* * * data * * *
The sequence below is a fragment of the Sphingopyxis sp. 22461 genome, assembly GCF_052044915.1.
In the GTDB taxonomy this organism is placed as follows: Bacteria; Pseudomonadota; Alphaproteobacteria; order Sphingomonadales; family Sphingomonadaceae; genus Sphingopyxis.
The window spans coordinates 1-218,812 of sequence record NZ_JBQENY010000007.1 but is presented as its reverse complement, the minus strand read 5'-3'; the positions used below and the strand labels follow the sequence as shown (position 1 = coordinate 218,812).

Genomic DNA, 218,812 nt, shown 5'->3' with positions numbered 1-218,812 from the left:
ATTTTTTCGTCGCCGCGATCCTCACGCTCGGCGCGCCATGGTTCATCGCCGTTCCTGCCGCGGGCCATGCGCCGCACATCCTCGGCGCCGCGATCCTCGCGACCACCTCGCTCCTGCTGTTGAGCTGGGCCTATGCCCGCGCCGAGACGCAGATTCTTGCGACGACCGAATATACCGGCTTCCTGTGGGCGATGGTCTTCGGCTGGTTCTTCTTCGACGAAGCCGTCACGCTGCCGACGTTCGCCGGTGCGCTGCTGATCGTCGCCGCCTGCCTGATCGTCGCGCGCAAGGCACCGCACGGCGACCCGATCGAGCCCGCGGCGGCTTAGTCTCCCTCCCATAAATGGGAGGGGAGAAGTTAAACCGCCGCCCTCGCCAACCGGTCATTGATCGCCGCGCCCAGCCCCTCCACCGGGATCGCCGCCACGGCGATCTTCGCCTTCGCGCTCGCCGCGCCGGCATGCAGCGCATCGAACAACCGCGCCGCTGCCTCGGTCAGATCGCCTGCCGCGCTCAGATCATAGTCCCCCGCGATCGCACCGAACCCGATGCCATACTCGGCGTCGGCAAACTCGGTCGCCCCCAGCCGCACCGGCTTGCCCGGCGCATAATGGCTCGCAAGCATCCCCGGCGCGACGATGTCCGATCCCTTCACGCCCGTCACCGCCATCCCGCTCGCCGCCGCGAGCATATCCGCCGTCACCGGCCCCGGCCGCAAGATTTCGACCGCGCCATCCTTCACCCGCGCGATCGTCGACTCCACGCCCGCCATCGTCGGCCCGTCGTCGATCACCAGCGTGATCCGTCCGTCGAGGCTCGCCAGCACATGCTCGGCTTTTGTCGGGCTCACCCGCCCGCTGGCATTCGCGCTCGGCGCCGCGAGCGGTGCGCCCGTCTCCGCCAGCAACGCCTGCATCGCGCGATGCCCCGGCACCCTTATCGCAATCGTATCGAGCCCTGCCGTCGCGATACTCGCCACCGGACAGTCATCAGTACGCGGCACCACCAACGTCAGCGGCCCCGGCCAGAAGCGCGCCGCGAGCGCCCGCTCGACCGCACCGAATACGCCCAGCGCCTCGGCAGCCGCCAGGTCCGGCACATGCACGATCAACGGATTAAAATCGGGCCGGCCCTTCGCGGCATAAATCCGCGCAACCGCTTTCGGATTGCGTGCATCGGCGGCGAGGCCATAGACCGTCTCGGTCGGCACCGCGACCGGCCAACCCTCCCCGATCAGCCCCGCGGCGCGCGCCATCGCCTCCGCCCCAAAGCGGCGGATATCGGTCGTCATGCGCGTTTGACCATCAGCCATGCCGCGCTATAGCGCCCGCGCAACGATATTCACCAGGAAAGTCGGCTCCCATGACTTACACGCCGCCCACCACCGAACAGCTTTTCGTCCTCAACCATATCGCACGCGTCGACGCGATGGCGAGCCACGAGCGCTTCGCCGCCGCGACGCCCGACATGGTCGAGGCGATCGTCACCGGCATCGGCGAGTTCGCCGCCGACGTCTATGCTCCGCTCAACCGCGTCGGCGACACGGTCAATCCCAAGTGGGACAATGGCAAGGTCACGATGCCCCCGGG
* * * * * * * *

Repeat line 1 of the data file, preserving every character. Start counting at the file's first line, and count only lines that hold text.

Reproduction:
The sequence below is a fragment of the Sphingopyxis sp. 22461 genome, assembly GCF_052044915.1.